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As the light began to enter the atmosphere and wake the world again, we were just approaching the edge of the giant caldera. We picked a spot to sit down and watch the sunrise, and make some coffee and breakfast. The water in the Crater was not the glimmering Sapphire blue of my visions, in fact, you really couldn’t even see the water. Despite this being totally different than what I had hoped for, it was still stunningly beautiful. I sat and enjoyed a smoky, moody sunrise on the Crater’s edge and slowly watched the mist and clouds rise up to make way for some blue sky.

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Once the sun was up and the day felt like it was under way, we set off to walk the rest of the Rim Trail. First, we had to walk on a part of the road, passing cars and people. Then we crossed some big sand dunes and headed back to the edge of the Crater. All together the Rim Alternate is something in the ballpark of 12 miles, and it is a lovely walk around the edge of the Crater. The trail would seemingly be flat, as it follows the edge, but do not be fooled! It is steeper and has a lot more climbing up and down than you would think.  Unfortunately, there was so much smoke, trying to attain views was futile, so we just pushed it along. I came up with the idea that we could make it to Mazama Village before 11:00 am and still get breakfast, my favorite “town” meal. So, the girls were right up for that and we started to hike faster and faster. Hiker hunger is a powerful thing!

20170824_07300920170824_071617When we made it to the South end of the Lake, and the end of the alternate, we had to take a couple side trails. It was a little confusing at first, where to go to get to the Village, and we tried stopping to ask a few folks. They just wanted to hear all about our hiking adventures and be all chatty with us. In my mind they were cutting into our precious breakfast time! I wasn’t actively engaged in that conversation, and I basically knew where we needed to go, so I just started walking in that direction, waving them along. I didn’t mean to be rude to those people, but I was on a mission for breakfast!

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Tripsy trying to figure out our next trail link

Mission failed, however, because we made it to the Mazama Village restaurant by 11:09am and even if they wanted to be nice and let us order breakfast, it really was too late, since they switched over to lunch at 10:30. Oh well. But, I was rewarded when I got there because I ran into a Nobo whom I knew from social media. Her trail name is Sunkissed and we both recognized each other immediately. These chance meetings are so special and memorable. We sat and chatted for about an hour. She had just finished coming through a section of trail that was literally on fire. I came to find out that day that it was officially closed now. Fortunately she and her hiking companions were okay, but it sounded really sketchy. Exciting, but sketchy. So, new information to mull over, another trail section closed. What to do now?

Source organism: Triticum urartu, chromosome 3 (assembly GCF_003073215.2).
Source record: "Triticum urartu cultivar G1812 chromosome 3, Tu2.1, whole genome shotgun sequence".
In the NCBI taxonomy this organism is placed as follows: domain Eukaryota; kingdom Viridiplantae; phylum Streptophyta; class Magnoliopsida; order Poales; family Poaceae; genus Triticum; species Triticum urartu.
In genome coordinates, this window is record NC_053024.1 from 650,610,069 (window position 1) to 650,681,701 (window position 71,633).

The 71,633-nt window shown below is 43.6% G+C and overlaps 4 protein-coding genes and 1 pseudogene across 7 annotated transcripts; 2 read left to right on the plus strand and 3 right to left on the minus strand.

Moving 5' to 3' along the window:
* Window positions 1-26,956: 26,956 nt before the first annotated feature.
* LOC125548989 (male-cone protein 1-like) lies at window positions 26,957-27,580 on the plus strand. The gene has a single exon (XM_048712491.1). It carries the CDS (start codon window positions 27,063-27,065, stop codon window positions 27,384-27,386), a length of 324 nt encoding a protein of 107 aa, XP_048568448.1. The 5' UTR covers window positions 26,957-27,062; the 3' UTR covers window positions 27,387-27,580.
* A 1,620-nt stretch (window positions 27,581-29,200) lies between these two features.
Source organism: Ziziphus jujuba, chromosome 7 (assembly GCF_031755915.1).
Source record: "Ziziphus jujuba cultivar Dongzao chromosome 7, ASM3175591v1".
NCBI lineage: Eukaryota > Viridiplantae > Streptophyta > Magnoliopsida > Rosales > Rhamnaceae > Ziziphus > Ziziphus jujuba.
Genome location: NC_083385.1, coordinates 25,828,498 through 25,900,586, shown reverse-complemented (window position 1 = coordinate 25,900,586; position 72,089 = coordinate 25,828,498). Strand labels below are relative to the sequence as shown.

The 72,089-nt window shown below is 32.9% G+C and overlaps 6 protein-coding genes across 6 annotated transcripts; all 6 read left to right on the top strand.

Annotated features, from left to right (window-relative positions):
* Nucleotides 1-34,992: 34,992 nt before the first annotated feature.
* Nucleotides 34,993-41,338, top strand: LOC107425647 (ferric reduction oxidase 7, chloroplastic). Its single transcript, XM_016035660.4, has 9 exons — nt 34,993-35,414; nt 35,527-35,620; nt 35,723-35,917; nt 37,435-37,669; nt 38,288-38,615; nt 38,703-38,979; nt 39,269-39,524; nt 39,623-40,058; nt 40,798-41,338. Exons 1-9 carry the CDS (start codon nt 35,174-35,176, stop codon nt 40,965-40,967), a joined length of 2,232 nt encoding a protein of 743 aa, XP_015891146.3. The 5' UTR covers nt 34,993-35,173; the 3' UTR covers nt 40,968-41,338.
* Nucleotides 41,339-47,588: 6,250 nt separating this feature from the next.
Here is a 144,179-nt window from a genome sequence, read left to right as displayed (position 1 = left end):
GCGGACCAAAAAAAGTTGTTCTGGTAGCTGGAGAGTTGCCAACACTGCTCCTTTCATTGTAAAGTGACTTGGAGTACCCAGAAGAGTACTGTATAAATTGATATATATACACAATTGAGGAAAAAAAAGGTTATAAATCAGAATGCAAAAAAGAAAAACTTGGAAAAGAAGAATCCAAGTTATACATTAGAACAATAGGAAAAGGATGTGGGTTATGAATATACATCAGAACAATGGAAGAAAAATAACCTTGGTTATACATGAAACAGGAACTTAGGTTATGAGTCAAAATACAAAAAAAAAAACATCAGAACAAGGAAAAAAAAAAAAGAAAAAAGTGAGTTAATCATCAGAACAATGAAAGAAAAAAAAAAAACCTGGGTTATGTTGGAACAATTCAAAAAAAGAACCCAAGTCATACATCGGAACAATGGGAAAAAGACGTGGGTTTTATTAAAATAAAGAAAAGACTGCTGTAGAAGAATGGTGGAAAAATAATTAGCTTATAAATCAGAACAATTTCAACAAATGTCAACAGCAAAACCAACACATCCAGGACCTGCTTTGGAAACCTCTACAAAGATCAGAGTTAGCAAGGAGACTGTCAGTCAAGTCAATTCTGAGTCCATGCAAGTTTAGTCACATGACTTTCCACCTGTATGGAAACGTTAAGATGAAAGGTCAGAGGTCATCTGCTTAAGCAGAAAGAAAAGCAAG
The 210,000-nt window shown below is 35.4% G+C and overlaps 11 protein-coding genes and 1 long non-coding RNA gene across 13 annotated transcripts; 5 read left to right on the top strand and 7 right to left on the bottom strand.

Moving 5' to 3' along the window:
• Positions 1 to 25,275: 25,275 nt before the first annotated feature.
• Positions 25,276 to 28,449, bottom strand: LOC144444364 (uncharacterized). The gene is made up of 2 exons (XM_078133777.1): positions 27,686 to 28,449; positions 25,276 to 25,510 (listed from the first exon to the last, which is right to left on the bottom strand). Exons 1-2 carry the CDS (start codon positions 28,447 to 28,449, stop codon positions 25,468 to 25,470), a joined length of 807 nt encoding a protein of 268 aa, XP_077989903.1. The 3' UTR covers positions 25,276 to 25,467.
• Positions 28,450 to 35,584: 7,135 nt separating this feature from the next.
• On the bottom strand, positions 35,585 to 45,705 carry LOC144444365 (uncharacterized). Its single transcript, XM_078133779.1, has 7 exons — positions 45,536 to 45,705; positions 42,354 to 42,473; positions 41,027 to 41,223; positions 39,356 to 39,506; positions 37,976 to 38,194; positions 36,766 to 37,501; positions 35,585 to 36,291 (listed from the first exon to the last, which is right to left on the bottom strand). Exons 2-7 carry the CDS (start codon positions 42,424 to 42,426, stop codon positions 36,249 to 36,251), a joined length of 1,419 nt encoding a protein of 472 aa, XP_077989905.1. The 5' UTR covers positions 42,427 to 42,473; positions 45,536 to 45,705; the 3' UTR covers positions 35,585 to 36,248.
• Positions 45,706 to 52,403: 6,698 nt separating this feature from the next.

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Me and Sunkissed

We finished “breakfast” and headed over to the store, where I had a re-supply box waiting for me. Out in front there were several Nobos and we’d heard that you could pay .75 cents to take a cold shower there. Um, no thanks? Instead, I convinced Tripsy that we could find a hot shower somewhere within the giant campgrounds, where I had good luck last year. I thought I knew something others didn’t. We walked all over, in circles really, before we admitted to defeat, as none of the showers we tried were open. Our solution was to do a total hiker trash hobo sink shower. If there is such a thing as a hiker “sin” I suppose this would be one of them. We stripped down in the bathroom and proceeded to bathe with our pack towels via the hot water from the sink. We also washed our socks. For any of you reading this who are hikers, you know what this ends up looking like. The entire sink ends up looking like a puddle of mud, and the dirty water gets everywhere. It’s unbelievable how much dirt gets into our socks! Well, we cleaned it all up, and were so happy, hot water and clean socks, we left there feeling like royalty!